Regional district dive team member Cameron Blackwel (above right) maintains the lifeline for diver Andy Gilmore (right)

Regional district dive team member Cameron Blackwel (above right) maintains the lifeline for diver Andy Gilmore (right)

A river runs through it

High Columbia River levels create conundrum for regional district officials



They haven’t found Atlantis yet, but near record levels of the Columbia River have regional district staff searching for answers in its depths.

Driving through Rock Island is a typical day for most, but many people don’t realize what important piece of city infrastructure lurks in that area: the Glenmerry pump house.

Taking a hard right into the bushes past Rock Island Wednesday morning brought a group of concerned officials from the regional district down a narrow dirt road that quickly met the rising rapids of the Columbia River and the Glenmerry pump house.

The Glenmerry pump house is part of a regional sewer system facing a serious problem. It is responsible for moving sewage to the water treatment plant from the majority of Greater Trail, but rising water levels threaten to derail dated equipment from within.

Currently, two internal electric motors in the pump house are running on high, instead of the regular one, and prolonged use at that rate could cause a malfunction of the system.

Near record river levels have submerged the pump house’s overflow pipe, forcing river water back into the pump house and overloading the system.

And with the river’s level expected to be high until mid August, the regional district employed a three-man scuba diving team to plug the overflow pipe to prevent a back flow of water, reducing the workload on the pump house and avoiding a potentially costly repair.

“We’re really in uncharted territory here,” Alan Stanley, the director of environmental services at the Regional District of Kootenay Boundary (RDKB), explained from the submerging shoreline.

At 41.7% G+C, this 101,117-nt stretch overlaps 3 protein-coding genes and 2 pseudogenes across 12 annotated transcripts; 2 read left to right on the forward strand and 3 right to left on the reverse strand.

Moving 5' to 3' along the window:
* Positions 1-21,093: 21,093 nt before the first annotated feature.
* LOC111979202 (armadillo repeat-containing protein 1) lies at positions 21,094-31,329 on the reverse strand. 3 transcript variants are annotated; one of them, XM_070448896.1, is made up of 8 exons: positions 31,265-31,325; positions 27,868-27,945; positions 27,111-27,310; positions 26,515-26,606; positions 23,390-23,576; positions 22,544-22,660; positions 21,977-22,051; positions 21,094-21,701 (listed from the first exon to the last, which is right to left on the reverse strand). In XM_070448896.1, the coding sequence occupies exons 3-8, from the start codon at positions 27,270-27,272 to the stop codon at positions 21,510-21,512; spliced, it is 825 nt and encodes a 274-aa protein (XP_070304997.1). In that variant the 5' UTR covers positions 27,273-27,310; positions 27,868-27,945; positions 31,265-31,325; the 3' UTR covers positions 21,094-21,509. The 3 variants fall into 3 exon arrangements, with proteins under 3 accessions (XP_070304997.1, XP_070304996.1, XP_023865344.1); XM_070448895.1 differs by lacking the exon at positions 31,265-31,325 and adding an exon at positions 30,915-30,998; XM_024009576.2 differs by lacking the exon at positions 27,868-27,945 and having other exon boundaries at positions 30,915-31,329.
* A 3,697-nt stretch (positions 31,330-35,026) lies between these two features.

“Typically, if we run into something like this—and this is a really unusual event—the water would come up and it might infiltrate the overflow pipe and we would just wait it out.

“But in this case, we’ve been advised that the river is going to be at this level or even higher for an extended period of time. So, we have to take extraordinary measures to try to block that flow from coming in through that overflow pipe.”

Sewage is coming into the Glenmerry pump house and flowing at nearly four times the rate that it usually does during the winter season (lowest average).

At almost 29,000 cubic metres per day, the current rate eclipses the winter average of 7,500 cubic metres per day and is significantly higher than the 13,000 cubic metres per day that would flow through the station during spring runoff (highest average).

To put it in layman’s terms, too much sewage is flowing through the Glenmerry pump station each day.

And it could be worse. Without the operation of upstream Columbia River Treaty dams, the peak flow of the Columbia River in Trail would be roughly double its current flow, and within five per cent of the historic maximum flows ever seen in the major pre-dam flood years of 1948 and 1961.

A crew of seven men from the RDKB gathered around the pump station in shorts and T-shirts in the sweltering morning heat to attempt to plug the pipe, while two others began wading into the murky river water in black diving garb.

Diver Andy Gilmore lowered himself into the water and began searching for the pump, but emerged shortly after his departure, taking deep breaths, winded from a current that was “really strong.”

Stanley continued to explain the severity of the problem, indicating that if the RDKB dive team could not find and plug the pump, there could be a risk of internal equipment failure if the internal equipment continued to operate on high for an extended period of time. That situation could cost the regional district—and the taxpayers of the Greater Trail region—if the equipment failed under stress and had to be replaced.

“We would anticipate equipment failures and, at that point, we would probably be in an overflow situation where the sewage materials would … have to be redirected into the river,” Stanley said.

The 37-year-old pump house operating system is currently on the cusp of phase two of the regional district’s liquid waste management plan, but approval has not been secured to move forward with repair of the system.

And with replacement of the pump house equipment likely in phase three of the plan, replacing it now would be an additional cost the regional district would like to avoid, said Stanley.

“If there wasn’t a means to control this beast, we might be in a world of hurt and it would be unimaginable,” Stanley relayed, emphasizing the ripple effect damages that would stem from the possibility of a system failure.

Although the pipe had not been plugged by press time, a diver found the overflow pipe extending into the river had been crushed by the weight of the moving water.